Fickman’s She’s the Man with Amanda Bynes is an incredibly versatile commentary on gender roles and divisions. The genius of the way this film operates lies its use of the sex dichotomy against itself. The pre-assumed status quo is about as gender binary as possible, with almost every apparent puzzle-piece in its proper social place except the tomboyish Viola. The world in which the story is situated is, as Principle Gold says, all about “male-female dynamics, sexual tension, and all that.”

Case in point, the sexual dynamics of high school are stereotypically primed. Viola-turned-Sebastian assumes that she must talk vulgar ‘boy talk’ about other girls, and the guys cringe when she describes her “sister” as having a great personality. This stereotype is impressively subverted during a heart to heart between Duke and Viola. Duke accuses Viola’s Sebastian-persona of “having issues” for “always talk[ing] about girls in such graphic terms.” The message is clear: not all guys treat women as sex objects. The effectiveness of the subversion is that the stereotype is assumed before it is supplanted. Its upheaval is therefore more striking.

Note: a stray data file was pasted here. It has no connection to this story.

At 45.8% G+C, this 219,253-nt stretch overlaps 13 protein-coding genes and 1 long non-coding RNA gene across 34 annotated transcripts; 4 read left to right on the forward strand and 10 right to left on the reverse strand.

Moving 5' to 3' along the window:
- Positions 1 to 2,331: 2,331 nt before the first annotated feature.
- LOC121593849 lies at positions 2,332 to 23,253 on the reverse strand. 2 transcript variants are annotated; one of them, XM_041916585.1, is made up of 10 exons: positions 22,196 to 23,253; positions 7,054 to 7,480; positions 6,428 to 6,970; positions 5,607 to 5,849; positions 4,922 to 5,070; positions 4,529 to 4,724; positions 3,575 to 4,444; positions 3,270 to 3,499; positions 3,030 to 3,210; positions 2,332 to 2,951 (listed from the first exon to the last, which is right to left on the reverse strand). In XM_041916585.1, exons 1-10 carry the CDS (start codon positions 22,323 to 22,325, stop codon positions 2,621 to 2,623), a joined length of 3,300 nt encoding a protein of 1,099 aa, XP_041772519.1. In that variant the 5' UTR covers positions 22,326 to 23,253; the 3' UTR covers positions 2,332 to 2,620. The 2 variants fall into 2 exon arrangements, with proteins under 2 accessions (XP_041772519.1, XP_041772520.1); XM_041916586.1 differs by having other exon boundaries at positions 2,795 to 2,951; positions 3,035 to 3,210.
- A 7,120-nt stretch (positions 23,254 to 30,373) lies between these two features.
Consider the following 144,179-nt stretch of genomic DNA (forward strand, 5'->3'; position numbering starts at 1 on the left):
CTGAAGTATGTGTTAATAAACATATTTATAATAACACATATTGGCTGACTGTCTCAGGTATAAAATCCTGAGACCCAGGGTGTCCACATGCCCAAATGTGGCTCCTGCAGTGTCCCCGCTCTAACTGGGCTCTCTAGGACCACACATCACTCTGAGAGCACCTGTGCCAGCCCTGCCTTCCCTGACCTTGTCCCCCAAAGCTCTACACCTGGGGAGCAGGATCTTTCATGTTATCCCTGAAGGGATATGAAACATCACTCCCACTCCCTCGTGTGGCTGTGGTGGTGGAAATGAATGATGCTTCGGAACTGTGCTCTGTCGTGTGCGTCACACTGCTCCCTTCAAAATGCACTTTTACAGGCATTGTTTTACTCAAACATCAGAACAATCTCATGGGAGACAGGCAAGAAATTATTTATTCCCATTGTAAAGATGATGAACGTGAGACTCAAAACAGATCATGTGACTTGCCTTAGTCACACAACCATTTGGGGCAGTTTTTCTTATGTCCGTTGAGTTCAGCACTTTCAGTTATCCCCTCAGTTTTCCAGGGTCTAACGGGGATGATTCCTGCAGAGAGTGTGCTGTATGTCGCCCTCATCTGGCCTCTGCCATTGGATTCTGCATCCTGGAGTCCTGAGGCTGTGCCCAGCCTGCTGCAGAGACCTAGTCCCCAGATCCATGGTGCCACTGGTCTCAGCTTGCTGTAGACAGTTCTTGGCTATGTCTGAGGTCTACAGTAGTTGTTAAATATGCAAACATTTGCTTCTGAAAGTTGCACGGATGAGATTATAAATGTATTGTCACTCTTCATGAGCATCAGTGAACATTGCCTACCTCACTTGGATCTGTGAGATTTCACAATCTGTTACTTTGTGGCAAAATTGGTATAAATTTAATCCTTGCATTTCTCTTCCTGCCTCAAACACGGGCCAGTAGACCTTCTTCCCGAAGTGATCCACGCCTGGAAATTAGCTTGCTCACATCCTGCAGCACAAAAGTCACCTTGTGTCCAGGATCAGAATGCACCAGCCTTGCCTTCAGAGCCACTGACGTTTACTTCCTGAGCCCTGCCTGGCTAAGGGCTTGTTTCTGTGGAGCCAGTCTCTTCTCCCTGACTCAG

Viola’s passage into the male world is, similar to the Nunn Twelfth Night, a huge ordeal. However, unlike the determined transition of Imogen Stubbs, Amanda Bynes undergoes a typical teen comedy metamorphosis reminiscent of She’s All That or Mean Girls. Like all such high school transformations, the emphasis is on creating a new appearance in order to move with ease in the school environment and achieve some social accomplishment. In this case the stakes are that Viola must demonstrate she is on equal footing with the male soccer players. Her transformation removes the obstacles put in place by gender expectations and social exclusion so she can move freely toward this goal.

Even more so than Nunn’s Twelfth Night, the Viola in She’s the Man has trouble really fitting into the male world. Although the male characters seem to be convinced by her performance, most of the film’s laughs come from her ridiculous caricature of male behavior. However, she succeeds just as much if not more at the things the male characters are supposed to accomplish. Although the initial gag with her friends to convince the guys in the restaurant that all the ladies are into Sebastian is a setup, Olivia’s falling for her is not. In fact, the physically potent Duke Orsino never really woos the girl whereas Viola is apparently irresistible to everyone.